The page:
MLS residential statistics
ILE-DES-SOEURS, QUEBEC--(Marketwire - June 8, 2011) - There were 4,186 MLS® sales transactions in the Montréal Metropolitan Area in May 2011, a 4 per cent decrease compared to May 2010, according to the Greater Montréal Real Estate Board (GMREB). Despite this slight decrease in real estate activity, condominium sales actually increased by 4 per cent in May.
"The growing popularity of condominiums that we've seen in recent years is an urban phenomenon, and Montréal is no exception to this new market reality," said Diane Ménard, Vice-President of the GMREB Board of Directors. "Its popularity can be explained in part by the fact that many first-time buyers choose this property category due to its affordability. And because spring is a very active time for first-time buyers, it is not surprising that condominiums perform well at this time of year," she added.
Sales of single-family homes and plexes in the Montréal area decreased in May 2011, posting respective drops of 8 and 9 per cent compared to May of last year.
|MLS® Residential Statistics
Montréal Metropolitan Area
May 2011 versus May 2010
|Plexes (2 to 5 dwellings)||429||-9%|
|Volume of sales||$1,298,465,700||0%|
|Plexes (2 to 5 dwellings)||$390,000||0%|
|Source: Greater Montréal Real Estate Board by Centris®|
Geographically, condominiums stood out once again. While sales decreased by 5 per cent on the Island of Montréal, condominium sales increased by 6 per cent. The central areas of the Island were particularly active: condominium sales increased by 29 per cent in Rosemont/Villeray, by 21 percent in Le Plateau and by 16 per cent in the South-West of the Island. In Laval, residential sales decreased by 14 per cent, but condominium sales remained stable. On the South Shore and North Shore, condominium sales increased by 1 and 6 per cent, respectively, while residential sales fell by 2 and 1 per cent, respectively.
The Vaudreuil-Soulanges area stood out from the other areas for two reasons. First, the condominium market in this area is quite small and the number of sales was insufficient to produce reliable statistics. Second, it is the only region in the Montréal area that posted an increase in sales in May 2011 compared to May 2010, at 1 per cent.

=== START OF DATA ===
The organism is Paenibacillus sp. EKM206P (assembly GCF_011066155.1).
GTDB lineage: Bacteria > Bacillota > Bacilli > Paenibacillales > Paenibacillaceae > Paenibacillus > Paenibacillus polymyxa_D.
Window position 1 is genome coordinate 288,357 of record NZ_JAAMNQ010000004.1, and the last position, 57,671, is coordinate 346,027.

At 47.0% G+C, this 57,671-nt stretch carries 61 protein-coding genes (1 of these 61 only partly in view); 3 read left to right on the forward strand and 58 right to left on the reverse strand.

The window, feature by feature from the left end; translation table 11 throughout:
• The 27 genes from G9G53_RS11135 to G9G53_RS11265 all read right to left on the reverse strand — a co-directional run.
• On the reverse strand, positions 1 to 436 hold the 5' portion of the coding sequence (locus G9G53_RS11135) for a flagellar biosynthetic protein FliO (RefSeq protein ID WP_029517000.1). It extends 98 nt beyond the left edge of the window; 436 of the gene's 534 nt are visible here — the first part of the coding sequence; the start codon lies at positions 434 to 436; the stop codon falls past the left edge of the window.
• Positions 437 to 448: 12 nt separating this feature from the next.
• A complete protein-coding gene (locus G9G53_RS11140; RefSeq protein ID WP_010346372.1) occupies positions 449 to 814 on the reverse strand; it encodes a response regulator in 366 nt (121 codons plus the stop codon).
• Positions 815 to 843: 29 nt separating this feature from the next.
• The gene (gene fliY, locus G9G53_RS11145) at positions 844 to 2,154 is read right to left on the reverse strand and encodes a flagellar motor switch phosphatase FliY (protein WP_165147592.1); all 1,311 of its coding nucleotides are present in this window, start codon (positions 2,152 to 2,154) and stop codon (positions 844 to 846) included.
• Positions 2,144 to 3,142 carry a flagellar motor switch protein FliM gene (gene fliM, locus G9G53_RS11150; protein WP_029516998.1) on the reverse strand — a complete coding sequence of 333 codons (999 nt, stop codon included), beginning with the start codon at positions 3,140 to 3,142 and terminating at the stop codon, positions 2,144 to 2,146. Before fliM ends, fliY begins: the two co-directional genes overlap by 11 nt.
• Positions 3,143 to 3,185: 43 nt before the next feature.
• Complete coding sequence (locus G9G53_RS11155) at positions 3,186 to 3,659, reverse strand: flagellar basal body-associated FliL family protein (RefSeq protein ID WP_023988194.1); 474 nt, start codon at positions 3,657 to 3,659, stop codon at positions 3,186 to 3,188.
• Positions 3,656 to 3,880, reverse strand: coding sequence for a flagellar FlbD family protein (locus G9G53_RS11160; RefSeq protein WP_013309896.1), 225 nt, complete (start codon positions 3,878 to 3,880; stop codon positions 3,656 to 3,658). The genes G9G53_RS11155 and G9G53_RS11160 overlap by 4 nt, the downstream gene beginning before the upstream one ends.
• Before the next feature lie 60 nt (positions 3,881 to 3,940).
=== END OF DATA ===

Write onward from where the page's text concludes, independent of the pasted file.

In terms of prices, the median price of condominiums reached $220,739 in the Montréal area, a 7 per cent increase compared to May of last year. The median price of single-family homes increased by 4 per cent to reach $266,500, while that of plexes remained stable at $390,000.
"The popularity of condominiums was reflected in the price increases, as this property category posted the largest increase in May. As for single-family homes and plexes, the increases were more moderate, as we anticipated," said Diane Ménard.
As at May 31, 2011, the number of active listings on the MLS® system increased by 19 per cent in comparison with the same date last year.
About the Greater Montréal Real Estate Board
The Greater Montréal Real Estate Board is a non-profit organization that brings together most of the real estate brokers who work in the Greater Montréal area. With close to 11,000 members, it is the second largest board in Canada. Its mission is to actively promote and protect its members' professional and business interests in order for them to successfully meet their business objectives and maintain their predominance in the real estate industry.
For May 2011 statistics charts, click here: http://communications.centris.ca/Tableaux/2011/Tableaux_Communiques_CIGM_2011M05_ENG.pdf
For year-to-date statistics charts, click here: http://communications.centris.ca/Tableaux/2011/Tableaux_Communiques_CIGM_2011M05cum_ENG.pdf
The Greater Montréal Real Estate Board publishes its MLS® sales statistics by Montréal Metropolitan Area territory, as defined by Statistics Canada during the last census. The list of municipalities that make up this territory is available at www.statcan.ca.
In addition, the Greater Montréal Real Estate Board uses the median price to measure the evolution of property prices. The median price is the middle price, in other words, half of the transactions had a lower price and the other half had a higher price.
Source: Greater Montréal Real Estate Board by Centris